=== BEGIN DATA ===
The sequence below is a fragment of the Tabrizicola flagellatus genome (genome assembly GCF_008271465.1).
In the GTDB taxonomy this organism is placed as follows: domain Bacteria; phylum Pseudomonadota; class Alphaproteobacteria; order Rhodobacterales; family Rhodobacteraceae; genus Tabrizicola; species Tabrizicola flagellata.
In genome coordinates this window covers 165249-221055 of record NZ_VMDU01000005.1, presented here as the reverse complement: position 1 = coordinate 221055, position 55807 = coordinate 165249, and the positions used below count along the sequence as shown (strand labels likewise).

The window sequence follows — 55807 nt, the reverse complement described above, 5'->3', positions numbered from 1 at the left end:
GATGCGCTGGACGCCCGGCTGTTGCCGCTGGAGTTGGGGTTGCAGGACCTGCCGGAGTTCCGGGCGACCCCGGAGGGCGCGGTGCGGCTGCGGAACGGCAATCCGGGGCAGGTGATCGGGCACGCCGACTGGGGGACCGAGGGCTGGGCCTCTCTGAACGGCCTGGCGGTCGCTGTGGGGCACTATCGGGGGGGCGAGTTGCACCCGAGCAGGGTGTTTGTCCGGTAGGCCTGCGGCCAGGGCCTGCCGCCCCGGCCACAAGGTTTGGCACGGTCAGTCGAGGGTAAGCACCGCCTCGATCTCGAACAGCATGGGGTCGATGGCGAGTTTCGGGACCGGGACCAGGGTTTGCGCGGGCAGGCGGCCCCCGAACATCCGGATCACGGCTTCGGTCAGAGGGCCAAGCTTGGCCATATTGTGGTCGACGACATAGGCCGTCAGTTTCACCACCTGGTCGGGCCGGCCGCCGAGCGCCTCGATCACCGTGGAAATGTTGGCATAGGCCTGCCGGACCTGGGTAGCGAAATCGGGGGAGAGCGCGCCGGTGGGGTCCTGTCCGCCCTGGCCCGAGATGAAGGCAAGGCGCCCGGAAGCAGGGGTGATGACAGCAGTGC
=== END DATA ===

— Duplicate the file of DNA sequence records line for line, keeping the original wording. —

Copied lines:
The sequence below is a fragment of the Tabrizicola flagellatus genome (genome assembly GCF_008271465.1).
In the GTDB taxonomy this organism is placed as follows: domain Bacteria; phylum Pseudomonadota; class Alphaproteobacteria; order Rhodobacterales; family Rhodobacteraceae; genus Tabrizicola; species Tabrizicola flagellata.
In genome coordinates this window covers 165249-221055 of record NZ_VMDU01000005.1, presented here as the reverse complement: position 1 = coordinate 221055, position 55807 = coordinate 165249, and the positions used below count along the sequence as shown (strand labels likewise).

The window sequence follows — 55807 nt, the reverse complement described above, 5'->3', positions numbered from 1 at the left end:
GATGCGCTGGACGCCCGGCTGTTGCCGCTGGAGTTGGGGTTGCAGGACCTGCCGGAGTTCCGGGCGACCCCGGAGGGCGCGGTGCGGCTGCGGAACGGCAATCCGGGGCAGGTGATCGGGCACGCCGACTGGGGGACCGAGGGCTGGGCCTCTCTGAACGGCCTGGCGGTCGCTGTGGGGCACTATCGGGGGGGCGAGTTGCACCCGAGCAGGGTGTTTGTCCGGTAGGCCTGCGGCCAGGGCCTGCCGCCCCGGCCACAAGGTTTGGCACGGTCAGTCGAGGGTAAGCACCGCCTCGATCTCGAACAGCATGGGGTCGATGGCGAGTTTCGGGACCGGGACCAGGGTTTGCGCGGGCAGGCGGCCCCCGAACATCCGGATCACGGCTTCGGTCAGAGGGCCAAGCTTGGCCATATTGTGGTCGACGACATAGGCCGTCAGTTTCACCACCTGGTCGGGCCGGCCGCCGAGCGCCTCGATCACCGTGGAAATGTTGGCATAGGCCTGCCGGACCTGGGTAGCGAAATCGGGGGAGAGCGCGCCGGTGGGGTCCTGTCCGCCCTGGCCCGAGATGAAGGCAAGGCGCCCGGAAGCAGGGGTGATGACAGCAGTGC